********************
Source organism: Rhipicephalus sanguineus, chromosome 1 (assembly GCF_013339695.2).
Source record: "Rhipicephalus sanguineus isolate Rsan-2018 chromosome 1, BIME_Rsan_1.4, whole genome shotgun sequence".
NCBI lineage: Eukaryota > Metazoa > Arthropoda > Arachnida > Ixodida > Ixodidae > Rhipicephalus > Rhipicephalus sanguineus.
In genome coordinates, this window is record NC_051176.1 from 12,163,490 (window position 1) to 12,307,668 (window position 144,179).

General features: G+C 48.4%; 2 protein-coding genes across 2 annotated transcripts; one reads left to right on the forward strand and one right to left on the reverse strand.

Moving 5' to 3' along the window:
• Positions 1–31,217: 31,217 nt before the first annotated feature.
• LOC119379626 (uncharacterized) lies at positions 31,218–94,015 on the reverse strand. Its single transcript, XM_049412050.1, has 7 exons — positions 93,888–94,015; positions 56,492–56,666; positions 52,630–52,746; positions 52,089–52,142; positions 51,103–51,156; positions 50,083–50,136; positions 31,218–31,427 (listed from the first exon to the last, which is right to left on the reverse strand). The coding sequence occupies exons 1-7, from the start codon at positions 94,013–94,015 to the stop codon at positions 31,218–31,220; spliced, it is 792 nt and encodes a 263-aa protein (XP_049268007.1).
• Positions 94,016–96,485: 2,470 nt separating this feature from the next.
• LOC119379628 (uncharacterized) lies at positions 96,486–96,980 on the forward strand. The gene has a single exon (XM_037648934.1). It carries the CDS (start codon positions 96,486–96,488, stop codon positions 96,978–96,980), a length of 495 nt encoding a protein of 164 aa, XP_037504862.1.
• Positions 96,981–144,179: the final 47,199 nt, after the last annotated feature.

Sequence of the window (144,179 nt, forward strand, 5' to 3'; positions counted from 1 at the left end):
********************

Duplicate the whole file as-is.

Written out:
Source organism: Rhipicephalus sanguineus, chromosome 1 (assembly GCF_013339695.2).
Source record: "Rhipicephalus sanguineus isolate Rsan-2018 chromosome 1, BIME_Rsan_1.4, whole genome shotgun sequence".
NCBI lineage: Eukaryota > Metazoa > Arthropoda > Arachnida > Ixodida > Ixodidae > Rhipicephalus > Rhipicephalus sanguineus.
In genome coordinates, this window is record NC_051176.1 from 12,163,490 (window position 1) to 12,307,668 (window position 144,179).

General features: G+C 48.4%; 2 protein-coding genes across 2 annotated transcripts; one reads left to right on the forward strand and one right to left on the reverse strand.

Moving 5' to 3' along the window:
• Positions 1–31,217: 31,217 nt before the first annotated feature.
• LOC119379626 (uncharacterized) lies at positions 31,218–94,015 on the reverse strand. Its single transcript, XM_049412050.1, has 7 exons — positions 93,888–94,015; positions 56,492–56,666; positions 52,630–52,746; positions 52,089–52,142; positions 51,103–51,156; positions 50,083–50,136; positions 31,218–31,427 (listed from the first exon to the last, which is right to left on the reverse strand). The coding sequence occupies exons 1-7, from the start codon at positions 94,013–94,015 to the stop codon at positions 31,218–31,220; spliced, it is 792 nt and encodes a 263-aa protein (XP_049268007.1).
• Positions 94,016–96,485: 2,470 nt separating this feature from the next.
• LOC119379628 (uncharacterized) lies at positions 96,486–96,980 on the forward strand. The gene has a single exon (XM_037648934.1). It carries the CDS (start codon positions 96,486–96,488, stop codon positions 96,978–96,980), a length of 495 nt encoding a protein of 164 aa, XP_037504862.1.
• Positions 96,981–144,179: the final 47,199 nt, after the last annotated feature.

Sequence of the window (144,179 nt, forward strand, 5' to 3'; positions counted from 1 at the left end):